Prairie History: Louis Frasse de Plainval: Manitoba’s Dramatic Police Chief
by John Burchill
This story was done as part of Manitoba’s 150th Anniversary celebrations, recognizing the formation of the Manitoba Provincial Police in 1870. The MPP ceased to exist in 1932 when they were absorbed into the RCMP. The Winnipeg Police Museum has created a display in recognition of the MPP and I am completing two books on its members and events from 1870 to 1932. Both volumes will be published this year.
1. Maryse Goubier, de Plainval’s great-great grand nice, personal communication, 20 July 2018.
2. Ibid. According to William Veale, de Plainval’s great-great grandson, the family lore was the duel resulted from a dishonourable innuendo made by a fellow soldier about de Plainval and Princess Eugenie, 31 March 2020.
3. Library and Archives Canada (LAC), 1870, RG-9, Series II-A-I, Vol 19, File 3080-3095.
4. Executive Council Minutes, No. 3, 27 September 1870, Archives of Manitoba (AM). Nineteen constables or troopers were appointed two weeks later. See Executive Council Minutes, No. 9, 10 October 1870, AM. A building was purchased from John Sutherland for £350 for use as a police barracks, jail and courthouse. This building remained in use from October 1870 until February 1883.
5. Constance Kerr Sissons, John Kerr (1946), Oxford University Press, p. 72. Biography written from the notes and memoirs of John Kerr, including a four-piece series written by John Kerr that ran in the Winnipeg Tribune from 7–22 July 1904.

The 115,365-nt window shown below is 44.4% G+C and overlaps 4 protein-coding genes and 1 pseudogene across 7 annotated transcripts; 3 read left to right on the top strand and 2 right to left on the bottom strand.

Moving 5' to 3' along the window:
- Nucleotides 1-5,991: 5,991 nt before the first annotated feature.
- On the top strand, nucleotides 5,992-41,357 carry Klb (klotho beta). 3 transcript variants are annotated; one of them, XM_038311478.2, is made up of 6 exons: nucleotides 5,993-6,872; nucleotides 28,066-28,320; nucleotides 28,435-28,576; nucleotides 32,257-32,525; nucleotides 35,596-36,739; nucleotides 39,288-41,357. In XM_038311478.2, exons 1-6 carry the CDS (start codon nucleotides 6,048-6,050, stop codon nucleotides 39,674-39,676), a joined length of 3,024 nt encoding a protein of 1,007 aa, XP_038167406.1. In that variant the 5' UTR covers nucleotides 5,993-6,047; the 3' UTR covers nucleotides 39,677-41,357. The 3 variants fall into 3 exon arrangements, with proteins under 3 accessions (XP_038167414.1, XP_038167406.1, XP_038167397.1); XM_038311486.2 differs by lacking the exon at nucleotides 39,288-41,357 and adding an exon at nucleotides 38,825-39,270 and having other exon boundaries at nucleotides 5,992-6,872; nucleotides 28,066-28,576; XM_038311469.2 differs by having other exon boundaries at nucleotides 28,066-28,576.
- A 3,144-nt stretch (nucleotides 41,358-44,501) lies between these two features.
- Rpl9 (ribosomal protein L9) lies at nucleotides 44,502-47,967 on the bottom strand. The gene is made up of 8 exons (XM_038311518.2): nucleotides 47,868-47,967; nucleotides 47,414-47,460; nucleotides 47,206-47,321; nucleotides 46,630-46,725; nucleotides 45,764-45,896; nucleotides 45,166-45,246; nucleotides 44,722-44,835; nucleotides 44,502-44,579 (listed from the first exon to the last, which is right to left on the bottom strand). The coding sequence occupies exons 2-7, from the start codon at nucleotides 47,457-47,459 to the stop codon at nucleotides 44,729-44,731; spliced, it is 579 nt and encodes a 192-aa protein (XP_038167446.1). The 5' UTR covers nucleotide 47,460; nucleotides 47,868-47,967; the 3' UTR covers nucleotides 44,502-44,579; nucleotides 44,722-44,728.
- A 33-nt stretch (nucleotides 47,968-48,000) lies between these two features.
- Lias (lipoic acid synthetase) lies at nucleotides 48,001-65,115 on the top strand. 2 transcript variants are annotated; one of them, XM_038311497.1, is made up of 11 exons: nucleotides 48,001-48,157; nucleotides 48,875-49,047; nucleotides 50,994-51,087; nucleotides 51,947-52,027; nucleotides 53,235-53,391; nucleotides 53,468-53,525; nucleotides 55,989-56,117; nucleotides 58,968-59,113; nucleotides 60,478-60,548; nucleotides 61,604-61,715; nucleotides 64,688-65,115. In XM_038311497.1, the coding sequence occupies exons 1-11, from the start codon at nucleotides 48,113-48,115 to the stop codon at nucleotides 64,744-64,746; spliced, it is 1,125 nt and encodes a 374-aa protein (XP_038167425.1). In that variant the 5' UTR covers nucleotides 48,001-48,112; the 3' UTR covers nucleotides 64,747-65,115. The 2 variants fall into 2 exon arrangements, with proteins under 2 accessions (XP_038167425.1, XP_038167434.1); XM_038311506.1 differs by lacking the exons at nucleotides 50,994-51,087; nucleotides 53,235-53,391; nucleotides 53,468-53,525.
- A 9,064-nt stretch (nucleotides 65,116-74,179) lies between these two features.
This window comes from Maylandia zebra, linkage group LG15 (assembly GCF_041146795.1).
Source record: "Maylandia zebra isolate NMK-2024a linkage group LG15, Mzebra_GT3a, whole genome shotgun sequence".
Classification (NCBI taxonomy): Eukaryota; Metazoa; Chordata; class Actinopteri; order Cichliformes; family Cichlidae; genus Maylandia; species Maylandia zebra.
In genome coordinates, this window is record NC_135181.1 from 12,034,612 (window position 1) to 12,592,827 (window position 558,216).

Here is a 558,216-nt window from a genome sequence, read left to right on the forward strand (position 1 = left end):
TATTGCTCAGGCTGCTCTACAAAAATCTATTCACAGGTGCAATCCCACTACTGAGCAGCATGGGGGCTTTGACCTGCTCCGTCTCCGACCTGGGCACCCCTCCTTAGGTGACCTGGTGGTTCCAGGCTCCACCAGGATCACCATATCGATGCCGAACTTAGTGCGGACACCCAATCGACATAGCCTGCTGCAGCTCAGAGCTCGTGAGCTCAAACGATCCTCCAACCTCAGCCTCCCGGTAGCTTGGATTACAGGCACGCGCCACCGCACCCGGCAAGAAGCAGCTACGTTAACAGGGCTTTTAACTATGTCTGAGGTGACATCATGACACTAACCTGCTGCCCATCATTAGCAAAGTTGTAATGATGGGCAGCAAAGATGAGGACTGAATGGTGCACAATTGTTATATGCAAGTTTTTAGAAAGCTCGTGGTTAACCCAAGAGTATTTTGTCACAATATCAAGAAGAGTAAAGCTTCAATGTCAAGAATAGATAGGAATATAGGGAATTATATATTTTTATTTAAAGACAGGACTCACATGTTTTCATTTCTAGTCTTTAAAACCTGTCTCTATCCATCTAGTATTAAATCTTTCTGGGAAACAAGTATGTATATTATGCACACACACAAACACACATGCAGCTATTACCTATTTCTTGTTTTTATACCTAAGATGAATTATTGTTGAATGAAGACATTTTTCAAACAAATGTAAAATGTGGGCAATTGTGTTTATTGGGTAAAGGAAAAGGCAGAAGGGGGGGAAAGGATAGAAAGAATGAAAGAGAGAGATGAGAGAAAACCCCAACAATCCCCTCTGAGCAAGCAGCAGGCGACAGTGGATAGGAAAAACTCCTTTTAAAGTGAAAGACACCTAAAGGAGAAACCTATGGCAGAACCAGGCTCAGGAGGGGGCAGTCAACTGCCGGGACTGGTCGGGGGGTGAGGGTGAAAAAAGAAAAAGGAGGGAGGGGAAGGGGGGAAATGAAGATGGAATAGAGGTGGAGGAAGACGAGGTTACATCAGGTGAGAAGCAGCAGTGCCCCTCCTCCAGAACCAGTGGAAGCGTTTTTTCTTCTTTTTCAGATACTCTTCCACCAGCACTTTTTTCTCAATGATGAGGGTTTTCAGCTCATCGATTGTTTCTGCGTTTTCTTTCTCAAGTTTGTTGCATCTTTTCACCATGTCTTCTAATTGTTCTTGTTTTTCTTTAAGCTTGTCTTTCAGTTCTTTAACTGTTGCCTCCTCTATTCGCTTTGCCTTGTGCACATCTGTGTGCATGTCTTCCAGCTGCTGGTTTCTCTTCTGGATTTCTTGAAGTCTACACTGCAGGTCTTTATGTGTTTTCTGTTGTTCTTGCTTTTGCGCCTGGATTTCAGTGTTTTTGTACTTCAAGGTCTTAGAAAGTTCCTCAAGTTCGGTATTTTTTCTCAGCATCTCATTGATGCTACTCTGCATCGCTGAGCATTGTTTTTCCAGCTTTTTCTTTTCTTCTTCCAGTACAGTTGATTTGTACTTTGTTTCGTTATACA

6. Manitoban and Northwest Herald, 30 December 1871. Also see The Manitoba Liberal, 3 November 1871, regarding the formation of the Variety Club a week earlier. Also see Louis Frasse de Plainval in Chapeau Bas, Reminiscences de la vie théatrale et musicale du Manitoba français (1980), Société historique de Saint-Boniface.
7. Le Nouveau Monde, 23 January 1871 (translated from original French).
8. The Manitoba News-Letter, 18 February 1871.
9. Le Métis, 23 September 1872, p. 5 (translated from original French). Also see Alexander Begg, History of the North-West, Vol. 2 (1894), Toronto: Hunter, Rose & Co., p. 101.
10. Alexander Begg and Walter R. Nursey, Ten Years in Winnipeg, (1879) Times Printing, Winnipeg, p. 25. The Sergeant-at-Arms is responsible to the Speaker in carrying out all routine ceremonial and security functions within the Chamber.
11. Commemorative Scroll by Louis de Plainval in Honour of the First Provincial Assembly, 15 March 1871, AM, P5565/10. Also see LAC, Political Summary of the History of Canada etching, 1870, RG-9, Series 11-A1, Vol 17, Title 2677, and related photograph C-004146.
12. Manitoba Legislative Building (1939), Manitoba Public Works Dept., p. 51. Also see Winnipeg Free Press, 13 July 1970, p. 32-C; and Manitoba Day remarks by the Hon. Myrna Driedger, Speaker of the Manitoba Legislature, 14 May 2018 on reintroducing the original Mace.
13. S.M. 1871, c. 11, in force on 1 June 1871. Also see Executive Council Minutes, No. 31, 29 May 1870, AM. The maximum size of the force was 26 officers, including the Chief and Deputy Chief. The salary for the Deputy Chief was set at $750 per annum. In addition to pay, officers would continue to receive room and board on the understanding this could at any time be substituted for money, and they would become responsible for their own rations.